2009 Environmental Survey: Paler shade of green

FoodService Director's first Environmental Study find out how operators are tackling sustainability.

Compostable disposables: Once the compost program is up and running, the campus’s earlier switch to biodegradable and compostable disposables will start having an effect on the college’s waste diversion rates. Dining Services began the switch in the fall of 2006.

“We basically had a meeting with our paper supplier and we asked them to take a look at all the items that we buy from them and asked them to find sustainable alternatives,” Plascencia says. “Thankfully, they came up with a lot of products that are compostable. We now use fiberboard plates and hinged containers, and we recently switched to sugar cane utensils from potato-based since they tend to hold better. By total purchases, 45 cents of every dollar goes to these products. When we first switched, the costs were projected to increase by about $16,000 over purchases of $320,000, so it was good that our housing director was OK with that knowing it was the right thing to do. But we’re actually spending more than that now because we opened new facilities.”

Because Riverside lacked a compostable program, the containers have been going directly to the landfill. Plascencia says the department is planning to add the disposable containers to the compost pile once the Athens program is in place.

“Once our composting program gets going, the food waste and these containers can be composted together,” Plascencia says. “In the residential dining facilities, we usually use china and glassware, but occasionally we’ll use paper products for special events. In the retail locations, it’s more difficult because the students don’t stay and eat in those locations so the ultimate goal is to have the collection containers all over campus.”

Taking to trayless: Another important step in achieving the waste diversion goals was trayless dining, which the university fully implemented at the beginning of the current school year.

“We eliminated trays starting last summer during conferences to see how students would react,” Plascencia says. “The only complaints we heard were from returning students and staff. So we decided to go completely trayless in the fall and we’ve received no complaints. In 2003 we measured the food waste for one week at our two residential dining halls and found that students were throwing away about 1,000 pounds per day at both locations. After going trayless, the daily average for each dining hall was 800 pounds.”

The department has also reduced waste by moving the napkin dispensers to each table, which tends to make the students take fewer napkins.

“When we had them with the trays, they’d grab up to seven and then they’d use four and the rest would end up in the trash,” Plascencia says. “Now that the napkins are at the tables, the students are only using the two or three that they need.”

More From FoodService Director

Industry News & Opinion
k-12

The School Nutrition Foundation —the School Nutrition Association’s philanthropic sibling—and Share Our Strength’s No Kid Hungry campaign have partnered to launch an initiative called Schools as Nutrition Hubs.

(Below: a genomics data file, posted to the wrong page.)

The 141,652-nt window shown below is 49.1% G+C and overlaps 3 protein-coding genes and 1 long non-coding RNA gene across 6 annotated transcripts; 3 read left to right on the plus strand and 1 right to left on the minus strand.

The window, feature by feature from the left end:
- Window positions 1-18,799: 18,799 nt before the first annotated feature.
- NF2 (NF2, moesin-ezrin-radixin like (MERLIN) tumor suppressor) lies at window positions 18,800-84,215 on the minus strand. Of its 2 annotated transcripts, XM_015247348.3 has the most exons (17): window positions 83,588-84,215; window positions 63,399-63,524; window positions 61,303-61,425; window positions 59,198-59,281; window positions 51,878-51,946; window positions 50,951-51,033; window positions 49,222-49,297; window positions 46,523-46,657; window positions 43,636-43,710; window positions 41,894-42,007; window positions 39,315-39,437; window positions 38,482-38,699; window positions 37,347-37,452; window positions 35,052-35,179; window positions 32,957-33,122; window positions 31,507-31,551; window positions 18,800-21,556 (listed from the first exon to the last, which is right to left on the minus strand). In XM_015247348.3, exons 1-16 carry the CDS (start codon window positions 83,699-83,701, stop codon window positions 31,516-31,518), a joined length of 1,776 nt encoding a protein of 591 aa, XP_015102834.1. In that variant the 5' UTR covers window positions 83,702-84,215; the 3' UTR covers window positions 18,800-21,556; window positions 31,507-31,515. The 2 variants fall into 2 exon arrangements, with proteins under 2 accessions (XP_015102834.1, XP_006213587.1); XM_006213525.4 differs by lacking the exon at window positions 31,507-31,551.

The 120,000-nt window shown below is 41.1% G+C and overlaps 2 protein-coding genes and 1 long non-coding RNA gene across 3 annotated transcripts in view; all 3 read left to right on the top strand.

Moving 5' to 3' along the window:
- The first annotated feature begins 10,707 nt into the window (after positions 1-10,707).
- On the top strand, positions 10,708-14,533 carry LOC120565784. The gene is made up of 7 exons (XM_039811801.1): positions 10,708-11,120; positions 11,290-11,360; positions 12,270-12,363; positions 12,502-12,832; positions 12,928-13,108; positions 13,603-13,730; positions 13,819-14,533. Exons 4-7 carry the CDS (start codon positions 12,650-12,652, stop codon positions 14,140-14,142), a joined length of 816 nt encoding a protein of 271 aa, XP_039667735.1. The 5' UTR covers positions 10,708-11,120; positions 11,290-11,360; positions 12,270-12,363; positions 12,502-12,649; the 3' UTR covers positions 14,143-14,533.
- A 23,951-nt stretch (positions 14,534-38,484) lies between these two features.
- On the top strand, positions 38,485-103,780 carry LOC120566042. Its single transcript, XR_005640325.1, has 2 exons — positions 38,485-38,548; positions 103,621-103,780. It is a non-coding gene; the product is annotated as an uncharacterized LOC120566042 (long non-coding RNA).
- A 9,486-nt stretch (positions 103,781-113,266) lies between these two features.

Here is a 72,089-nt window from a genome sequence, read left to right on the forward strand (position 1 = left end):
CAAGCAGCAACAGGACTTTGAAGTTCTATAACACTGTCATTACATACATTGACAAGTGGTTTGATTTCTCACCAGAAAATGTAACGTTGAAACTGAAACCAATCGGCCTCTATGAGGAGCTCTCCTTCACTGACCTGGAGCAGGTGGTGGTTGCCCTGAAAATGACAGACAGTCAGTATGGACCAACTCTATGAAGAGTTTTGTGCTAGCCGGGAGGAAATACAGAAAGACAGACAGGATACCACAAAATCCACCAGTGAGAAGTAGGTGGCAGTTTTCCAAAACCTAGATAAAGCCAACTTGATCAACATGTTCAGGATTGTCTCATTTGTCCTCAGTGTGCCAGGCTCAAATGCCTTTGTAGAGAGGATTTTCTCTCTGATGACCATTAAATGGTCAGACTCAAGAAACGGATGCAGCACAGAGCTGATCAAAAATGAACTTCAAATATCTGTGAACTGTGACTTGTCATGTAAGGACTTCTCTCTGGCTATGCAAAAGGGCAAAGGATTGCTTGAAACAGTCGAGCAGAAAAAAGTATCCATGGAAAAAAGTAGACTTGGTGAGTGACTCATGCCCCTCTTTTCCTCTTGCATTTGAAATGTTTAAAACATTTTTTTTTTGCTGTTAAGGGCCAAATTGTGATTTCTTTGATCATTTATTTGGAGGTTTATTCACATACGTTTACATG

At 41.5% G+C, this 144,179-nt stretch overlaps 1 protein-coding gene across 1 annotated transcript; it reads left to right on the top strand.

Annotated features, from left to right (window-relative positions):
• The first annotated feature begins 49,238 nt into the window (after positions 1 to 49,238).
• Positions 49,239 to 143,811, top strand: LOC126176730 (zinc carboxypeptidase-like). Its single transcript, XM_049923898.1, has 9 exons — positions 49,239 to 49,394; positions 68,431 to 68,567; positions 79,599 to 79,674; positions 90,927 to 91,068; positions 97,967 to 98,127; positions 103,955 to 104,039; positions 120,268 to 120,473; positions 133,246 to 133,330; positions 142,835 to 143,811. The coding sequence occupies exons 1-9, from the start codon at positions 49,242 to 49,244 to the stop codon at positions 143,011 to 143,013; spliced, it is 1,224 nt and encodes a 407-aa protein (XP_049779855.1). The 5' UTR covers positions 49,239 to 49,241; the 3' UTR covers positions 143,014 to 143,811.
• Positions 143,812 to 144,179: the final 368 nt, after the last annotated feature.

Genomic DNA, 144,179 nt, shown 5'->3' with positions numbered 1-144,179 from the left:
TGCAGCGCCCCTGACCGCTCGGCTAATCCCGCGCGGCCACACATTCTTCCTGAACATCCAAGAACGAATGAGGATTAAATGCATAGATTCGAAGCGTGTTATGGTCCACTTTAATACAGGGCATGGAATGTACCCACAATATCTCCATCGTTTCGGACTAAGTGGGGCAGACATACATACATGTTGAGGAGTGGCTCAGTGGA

“No Kid Hungry really sees schools as a critical place in the fight against childhood hunger,” says Laura Hatch, director of national partnerships for No Kid Hungry. “Schools are really a no-brainer because they have the infrastructure, they have the experience, it’s a trusted place for families. And being able to maximize their programs and maximize the federal...

Managing Your Business
teamwork pack

As summer begins to fade and vacation season comes to a close, it’s time to start thinking about revitalizing staffers’ connections to one another . It’s certainly no secret in the Winsight offices that I’m a bit of a social butterfly, which, in turn, means I’m a rockstar at team building. Can you spot the inter-office activity I haven’t organized from the list below?

• Breakfast Sandwich Fridays: Co-workers rotate responsibility of providing ingredients for customizable sandwiches. Mimosas may have been involved. • “Sound of Music” Soundtrack Singalong Thursdays. The majority of...

Ideas and Innovation
walk-in cooler

The walk-in cooler can serve as a gathering place for more than just produce. When temperatures rise, staff at Empire State South restaurant in Atlanta host meetings in the walk-in and make occasional trips to hang out throughout the day to beat the back-of-house heat.

Managing Your Business
student shame
Let students charge meals

“We allow students to charge meals at all levels; even in high school, they can charge a certain number of meals. [After that is met,] they are given an alternate meal,” says Sharon Glosson, executive director of school nutrition services for North East Independent School District. Elementary students can charge up to $15 of meals; middle schoolers can charge $10; and high schoolers can charge $5. “Ultimately, [food services is] carrying out the policy; but we’re not necessarily the creators of the policy, [nor do we] have the final say ... because that budget...

FSD Resources